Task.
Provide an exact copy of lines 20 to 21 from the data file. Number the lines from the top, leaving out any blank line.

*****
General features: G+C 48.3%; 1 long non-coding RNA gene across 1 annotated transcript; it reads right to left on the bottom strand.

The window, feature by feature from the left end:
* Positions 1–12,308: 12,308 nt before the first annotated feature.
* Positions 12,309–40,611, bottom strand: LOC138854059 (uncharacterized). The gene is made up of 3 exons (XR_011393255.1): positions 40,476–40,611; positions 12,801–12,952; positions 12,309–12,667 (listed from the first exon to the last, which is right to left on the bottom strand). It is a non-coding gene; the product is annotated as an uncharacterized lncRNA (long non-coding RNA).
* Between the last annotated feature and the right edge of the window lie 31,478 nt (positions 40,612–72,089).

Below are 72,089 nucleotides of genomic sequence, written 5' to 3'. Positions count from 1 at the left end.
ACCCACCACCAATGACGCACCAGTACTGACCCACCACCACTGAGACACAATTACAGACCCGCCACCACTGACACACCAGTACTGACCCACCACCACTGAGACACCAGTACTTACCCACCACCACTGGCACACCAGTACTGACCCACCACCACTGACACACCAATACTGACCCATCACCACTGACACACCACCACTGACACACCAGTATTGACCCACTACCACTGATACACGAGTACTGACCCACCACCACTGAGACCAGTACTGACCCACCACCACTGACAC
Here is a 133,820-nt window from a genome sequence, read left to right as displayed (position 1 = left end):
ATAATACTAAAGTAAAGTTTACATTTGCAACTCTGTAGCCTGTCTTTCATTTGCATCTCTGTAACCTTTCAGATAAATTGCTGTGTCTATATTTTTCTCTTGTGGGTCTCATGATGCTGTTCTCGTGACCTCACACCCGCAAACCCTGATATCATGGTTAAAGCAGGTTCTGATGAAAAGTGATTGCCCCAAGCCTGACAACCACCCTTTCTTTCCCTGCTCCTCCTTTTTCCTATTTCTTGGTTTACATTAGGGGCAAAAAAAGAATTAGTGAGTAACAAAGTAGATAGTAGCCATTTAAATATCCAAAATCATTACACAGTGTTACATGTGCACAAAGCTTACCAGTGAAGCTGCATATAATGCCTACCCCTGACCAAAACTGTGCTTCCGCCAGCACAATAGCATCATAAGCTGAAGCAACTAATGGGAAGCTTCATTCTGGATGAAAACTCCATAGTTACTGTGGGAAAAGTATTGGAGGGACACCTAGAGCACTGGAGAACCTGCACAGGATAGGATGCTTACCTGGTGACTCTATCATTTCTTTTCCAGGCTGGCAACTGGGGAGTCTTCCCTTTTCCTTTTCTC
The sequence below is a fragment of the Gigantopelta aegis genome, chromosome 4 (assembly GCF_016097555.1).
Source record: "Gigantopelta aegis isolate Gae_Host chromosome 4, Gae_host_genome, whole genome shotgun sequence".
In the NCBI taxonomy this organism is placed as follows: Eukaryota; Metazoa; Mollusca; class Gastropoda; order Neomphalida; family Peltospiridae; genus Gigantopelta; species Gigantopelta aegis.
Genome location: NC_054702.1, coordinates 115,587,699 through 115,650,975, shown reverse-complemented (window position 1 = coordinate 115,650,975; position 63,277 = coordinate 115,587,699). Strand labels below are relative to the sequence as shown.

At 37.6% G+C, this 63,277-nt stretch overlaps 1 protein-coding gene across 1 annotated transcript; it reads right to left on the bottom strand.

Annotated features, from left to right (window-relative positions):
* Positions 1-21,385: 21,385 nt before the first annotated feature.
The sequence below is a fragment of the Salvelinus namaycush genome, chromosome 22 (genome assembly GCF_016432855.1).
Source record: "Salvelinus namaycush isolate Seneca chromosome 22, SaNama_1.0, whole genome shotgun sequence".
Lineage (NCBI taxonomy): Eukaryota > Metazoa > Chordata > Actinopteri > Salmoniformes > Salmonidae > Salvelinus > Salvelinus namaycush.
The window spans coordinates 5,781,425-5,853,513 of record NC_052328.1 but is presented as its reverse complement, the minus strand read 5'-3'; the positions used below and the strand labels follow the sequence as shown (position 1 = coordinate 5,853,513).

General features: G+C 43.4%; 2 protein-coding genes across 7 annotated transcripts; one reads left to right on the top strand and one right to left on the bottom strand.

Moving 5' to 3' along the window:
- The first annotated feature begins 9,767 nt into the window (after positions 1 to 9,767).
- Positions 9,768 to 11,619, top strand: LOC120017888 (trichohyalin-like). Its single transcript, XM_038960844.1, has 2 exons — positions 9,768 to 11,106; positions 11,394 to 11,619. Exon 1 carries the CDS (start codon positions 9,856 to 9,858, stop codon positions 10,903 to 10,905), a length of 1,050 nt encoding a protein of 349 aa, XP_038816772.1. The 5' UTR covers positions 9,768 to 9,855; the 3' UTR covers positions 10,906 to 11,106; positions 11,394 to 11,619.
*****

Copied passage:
The window spans coordinates 5,781,425-5,853,513 of record NC_052328.1 but is presented as its reverse complement, the minus strand read 5'-3'; the positions used below and the strand labels follow the sequence as shown (position 1 = coordinate 5,853,513).

General features: G+C 43.4%; 2 protein-coding genes across 7 annotated transcripts; one reads left to right on the top strand and one right to left on the bottom strand.